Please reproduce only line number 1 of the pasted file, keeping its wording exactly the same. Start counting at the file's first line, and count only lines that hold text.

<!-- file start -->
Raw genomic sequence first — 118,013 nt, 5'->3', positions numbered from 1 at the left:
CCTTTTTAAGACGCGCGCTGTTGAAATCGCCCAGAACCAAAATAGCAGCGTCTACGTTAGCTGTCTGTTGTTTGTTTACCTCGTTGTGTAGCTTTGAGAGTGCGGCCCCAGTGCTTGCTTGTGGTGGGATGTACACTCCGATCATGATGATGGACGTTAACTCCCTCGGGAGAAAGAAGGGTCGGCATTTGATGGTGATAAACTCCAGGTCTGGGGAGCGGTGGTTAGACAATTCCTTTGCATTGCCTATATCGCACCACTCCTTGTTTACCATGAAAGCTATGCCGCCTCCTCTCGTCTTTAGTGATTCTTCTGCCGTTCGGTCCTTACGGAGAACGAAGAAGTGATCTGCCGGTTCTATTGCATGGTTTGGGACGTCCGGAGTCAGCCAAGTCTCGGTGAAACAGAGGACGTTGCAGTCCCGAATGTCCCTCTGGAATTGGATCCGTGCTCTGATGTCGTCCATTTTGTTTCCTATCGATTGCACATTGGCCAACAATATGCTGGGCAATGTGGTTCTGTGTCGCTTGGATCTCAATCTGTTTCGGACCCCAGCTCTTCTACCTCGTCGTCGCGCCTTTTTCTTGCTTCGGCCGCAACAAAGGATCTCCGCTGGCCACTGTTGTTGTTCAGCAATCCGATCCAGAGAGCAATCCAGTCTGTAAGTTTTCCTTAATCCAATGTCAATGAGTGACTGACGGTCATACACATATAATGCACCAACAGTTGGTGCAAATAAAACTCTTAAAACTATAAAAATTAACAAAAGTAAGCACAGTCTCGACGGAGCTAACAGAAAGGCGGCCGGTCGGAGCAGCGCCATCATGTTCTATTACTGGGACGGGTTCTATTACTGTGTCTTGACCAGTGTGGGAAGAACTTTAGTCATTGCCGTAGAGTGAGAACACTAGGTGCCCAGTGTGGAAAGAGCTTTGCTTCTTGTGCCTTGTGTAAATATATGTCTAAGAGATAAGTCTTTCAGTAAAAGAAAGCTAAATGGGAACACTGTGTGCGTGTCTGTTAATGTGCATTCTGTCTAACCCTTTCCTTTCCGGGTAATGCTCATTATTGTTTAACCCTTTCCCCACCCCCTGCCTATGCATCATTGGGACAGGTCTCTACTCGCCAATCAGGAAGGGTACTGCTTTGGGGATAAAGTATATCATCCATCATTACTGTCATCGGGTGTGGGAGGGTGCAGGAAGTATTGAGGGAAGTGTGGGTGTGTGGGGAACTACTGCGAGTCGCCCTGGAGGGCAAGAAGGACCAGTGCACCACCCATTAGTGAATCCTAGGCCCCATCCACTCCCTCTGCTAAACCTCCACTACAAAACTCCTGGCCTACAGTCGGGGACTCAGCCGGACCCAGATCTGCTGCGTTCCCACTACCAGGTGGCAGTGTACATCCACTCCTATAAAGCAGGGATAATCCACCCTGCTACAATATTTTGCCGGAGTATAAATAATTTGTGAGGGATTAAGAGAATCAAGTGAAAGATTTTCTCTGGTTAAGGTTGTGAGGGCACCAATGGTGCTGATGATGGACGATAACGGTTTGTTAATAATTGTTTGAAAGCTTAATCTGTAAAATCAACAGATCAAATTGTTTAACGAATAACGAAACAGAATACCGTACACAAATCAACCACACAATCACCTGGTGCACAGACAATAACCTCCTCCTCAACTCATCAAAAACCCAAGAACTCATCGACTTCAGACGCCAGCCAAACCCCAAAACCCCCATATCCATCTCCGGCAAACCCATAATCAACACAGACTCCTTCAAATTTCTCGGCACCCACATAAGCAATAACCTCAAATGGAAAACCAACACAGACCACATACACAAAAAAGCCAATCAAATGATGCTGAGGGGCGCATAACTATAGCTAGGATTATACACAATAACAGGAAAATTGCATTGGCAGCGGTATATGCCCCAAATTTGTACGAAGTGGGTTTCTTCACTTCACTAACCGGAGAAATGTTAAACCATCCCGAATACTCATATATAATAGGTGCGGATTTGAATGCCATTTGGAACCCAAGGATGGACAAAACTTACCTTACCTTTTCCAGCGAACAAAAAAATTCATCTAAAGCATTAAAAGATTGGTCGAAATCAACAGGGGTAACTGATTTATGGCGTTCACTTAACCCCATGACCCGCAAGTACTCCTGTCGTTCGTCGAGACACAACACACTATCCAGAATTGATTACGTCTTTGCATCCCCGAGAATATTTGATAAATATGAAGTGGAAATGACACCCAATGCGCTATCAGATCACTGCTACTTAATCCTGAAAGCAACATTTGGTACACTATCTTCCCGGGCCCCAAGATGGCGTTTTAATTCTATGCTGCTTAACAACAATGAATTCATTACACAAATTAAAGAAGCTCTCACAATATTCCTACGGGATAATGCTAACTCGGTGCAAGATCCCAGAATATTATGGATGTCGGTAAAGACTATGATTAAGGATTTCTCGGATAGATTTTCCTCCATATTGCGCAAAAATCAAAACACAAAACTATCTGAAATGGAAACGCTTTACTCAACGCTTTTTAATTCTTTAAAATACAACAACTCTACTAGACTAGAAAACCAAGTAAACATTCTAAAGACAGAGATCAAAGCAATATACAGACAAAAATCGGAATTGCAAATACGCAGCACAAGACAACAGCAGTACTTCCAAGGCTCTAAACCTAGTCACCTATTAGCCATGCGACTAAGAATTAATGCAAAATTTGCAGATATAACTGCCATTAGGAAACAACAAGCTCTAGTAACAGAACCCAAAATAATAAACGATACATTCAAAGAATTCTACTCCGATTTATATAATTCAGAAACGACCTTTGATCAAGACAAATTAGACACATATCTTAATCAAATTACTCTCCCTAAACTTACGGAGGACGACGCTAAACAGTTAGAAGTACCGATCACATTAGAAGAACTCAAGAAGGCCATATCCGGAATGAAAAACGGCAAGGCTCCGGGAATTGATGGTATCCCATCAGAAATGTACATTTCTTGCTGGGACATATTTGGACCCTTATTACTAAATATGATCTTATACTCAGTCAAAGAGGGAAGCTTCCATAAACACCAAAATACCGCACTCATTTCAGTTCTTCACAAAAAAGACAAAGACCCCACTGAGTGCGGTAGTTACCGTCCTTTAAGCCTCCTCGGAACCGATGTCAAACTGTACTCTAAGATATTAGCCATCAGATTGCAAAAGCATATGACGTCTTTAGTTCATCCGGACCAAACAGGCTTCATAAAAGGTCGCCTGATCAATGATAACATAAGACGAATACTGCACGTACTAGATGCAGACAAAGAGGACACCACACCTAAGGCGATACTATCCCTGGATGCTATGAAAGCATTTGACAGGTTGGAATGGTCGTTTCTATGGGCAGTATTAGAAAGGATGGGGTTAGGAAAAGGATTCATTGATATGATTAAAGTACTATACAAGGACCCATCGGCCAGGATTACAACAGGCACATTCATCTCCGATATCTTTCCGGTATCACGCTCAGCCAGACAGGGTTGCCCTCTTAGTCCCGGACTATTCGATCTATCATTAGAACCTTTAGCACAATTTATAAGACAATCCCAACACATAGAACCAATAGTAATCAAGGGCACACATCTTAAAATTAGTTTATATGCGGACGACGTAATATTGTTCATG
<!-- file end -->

Raw genomic sequence first — 118,013 nt, 5'->3', positions numbered from 1 at the left: